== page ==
Bhakti, devotional yoga, is never your first choice when you start doing yoga.
It usually starts with asanas, meditation, sometimes reading or talking about yogic philosophies, practises that seem to have more apparent effect on you – remember, we are immersed in a culture that likes fast results and prefers obvious to mysterious.
In the beginning your first “live” mantras will flow through your ear at the start or end of yoga practice. It sounds strange at first. You don’t understand what these words mean, it could be a shamanic recipe for chicken soup for all you know. Yet they sound so profound. This vibration has unique patterns, it’s enigmatic, it’s wise, it’s deep and concise.
Then one day a friend or a teacher will invite you to a kirtan. Kirtan is a concert where musicians play Indian (or not) instruments and chant, everyone is invited to listen and chants mantras together. You are curious, nothing to do that night, your friend sounds enthusiastic, so you agree and come.
Here we are in a circle, anticipating. First sounds are exotic, laying out mandalas of new notes, so pleasant, calming. You are present.
After few minutes of listening, you feel fizzy sensations roaming through your body, as if tiny little fish start swimming in your blood and it makes you feel alive. It’s an unknown invisible magnet that pulls some deeply hidden part of you, calls it to come out, calls again, pulls it through all kinds of mental resistance, and before you know it, after a deep inhale, your voice joins the rest of voices that propel your soul through your throat to join the Divine.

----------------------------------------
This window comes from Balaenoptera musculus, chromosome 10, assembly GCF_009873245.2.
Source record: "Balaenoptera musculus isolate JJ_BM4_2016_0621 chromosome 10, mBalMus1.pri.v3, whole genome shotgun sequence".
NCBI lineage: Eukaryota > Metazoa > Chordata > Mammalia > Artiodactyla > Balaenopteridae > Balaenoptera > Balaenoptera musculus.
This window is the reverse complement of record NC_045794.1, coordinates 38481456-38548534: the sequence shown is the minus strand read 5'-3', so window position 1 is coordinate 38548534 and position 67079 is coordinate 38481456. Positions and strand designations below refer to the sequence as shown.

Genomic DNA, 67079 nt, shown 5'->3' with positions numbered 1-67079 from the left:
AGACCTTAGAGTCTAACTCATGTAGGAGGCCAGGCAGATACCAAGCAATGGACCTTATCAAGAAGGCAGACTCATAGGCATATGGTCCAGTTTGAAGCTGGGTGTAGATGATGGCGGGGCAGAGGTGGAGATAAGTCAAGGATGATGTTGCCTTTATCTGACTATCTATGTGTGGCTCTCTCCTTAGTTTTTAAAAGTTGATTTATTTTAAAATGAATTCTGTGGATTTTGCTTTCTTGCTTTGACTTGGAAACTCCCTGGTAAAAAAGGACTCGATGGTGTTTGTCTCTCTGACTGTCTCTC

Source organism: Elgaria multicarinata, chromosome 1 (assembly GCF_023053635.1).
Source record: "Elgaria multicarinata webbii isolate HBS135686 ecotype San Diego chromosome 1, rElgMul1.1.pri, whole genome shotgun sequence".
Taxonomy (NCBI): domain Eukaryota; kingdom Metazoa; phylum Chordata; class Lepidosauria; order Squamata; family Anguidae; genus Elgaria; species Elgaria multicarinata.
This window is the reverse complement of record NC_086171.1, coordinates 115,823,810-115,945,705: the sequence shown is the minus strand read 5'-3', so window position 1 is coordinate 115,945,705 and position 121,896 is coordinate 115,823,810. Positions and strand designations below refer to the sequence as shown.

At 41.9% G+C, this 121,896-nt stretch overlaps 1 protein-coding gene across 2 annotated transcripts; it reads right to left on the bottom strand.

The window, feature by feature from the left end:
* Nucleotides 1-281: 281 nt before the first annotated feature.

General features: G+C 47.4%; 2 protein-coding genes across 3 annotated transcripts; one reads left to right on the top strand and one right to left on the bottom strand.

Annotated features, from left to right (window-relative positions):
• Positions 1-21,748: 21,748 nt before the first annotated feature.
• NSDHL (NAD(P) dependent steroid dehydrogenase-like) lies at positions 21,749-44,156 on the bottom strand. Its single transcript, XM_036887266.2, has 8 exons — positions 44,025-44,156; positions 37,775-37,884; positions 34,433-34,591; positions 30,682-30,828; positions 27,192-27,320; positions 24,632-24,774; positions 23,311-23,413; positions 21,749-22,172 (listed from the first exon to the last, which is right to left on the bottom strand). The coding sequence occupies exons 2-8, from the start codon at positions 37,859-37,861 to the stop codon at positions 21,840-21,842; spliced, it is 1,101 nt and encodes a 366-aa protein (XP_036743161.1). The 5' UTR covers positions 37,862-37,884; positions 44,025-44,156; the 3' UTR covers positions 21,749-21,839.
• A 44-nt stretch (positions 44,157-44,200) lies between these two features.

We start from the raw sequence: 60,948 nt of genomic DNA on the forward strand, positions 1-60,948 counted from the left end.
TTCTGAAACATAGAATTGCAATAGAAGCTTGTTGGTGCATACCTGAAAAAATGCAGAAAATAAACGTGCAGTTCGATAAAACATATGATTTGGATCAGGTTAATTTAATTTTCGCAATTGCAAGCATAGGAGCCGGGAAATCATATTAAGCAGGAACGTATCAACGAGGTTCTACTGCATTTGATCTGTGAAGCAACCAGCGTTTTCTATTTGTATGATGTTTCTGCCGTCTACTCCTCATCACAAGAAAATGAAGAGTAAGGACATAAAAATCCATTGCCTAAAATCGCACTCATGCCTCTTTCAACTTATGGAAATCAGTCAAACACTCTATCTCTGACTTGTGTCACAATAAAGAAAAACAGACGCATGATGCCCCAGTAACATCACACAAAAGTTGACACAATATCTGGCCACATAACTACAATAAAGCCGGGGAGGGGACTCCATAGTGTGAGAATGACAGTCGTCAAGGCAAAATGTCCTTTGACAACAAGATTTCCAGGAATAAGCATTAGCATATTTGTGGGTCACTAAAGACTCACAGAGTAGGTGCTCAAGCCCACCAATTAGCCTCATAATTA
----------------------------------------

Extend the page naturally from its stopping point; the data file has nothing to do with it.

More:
Who would have told you will chant “Hare Krishna, Hare Rama” in ecstatic trance with all energies elevated, together with tens or hundreds more hippies like yourself? Well, that’s how open minded you became, congratulations. Congratulations and thank you, heart. It always gets its way.
If your heart is that open, then nothing to do but join all other hearts 6 of July to chant to one of the most deep, grounding, inspiring, calling inside out kirtan voices – the one of Krishna Das.
I rejoice knowing we will be together chanting beautiful ancient recipes to happiness.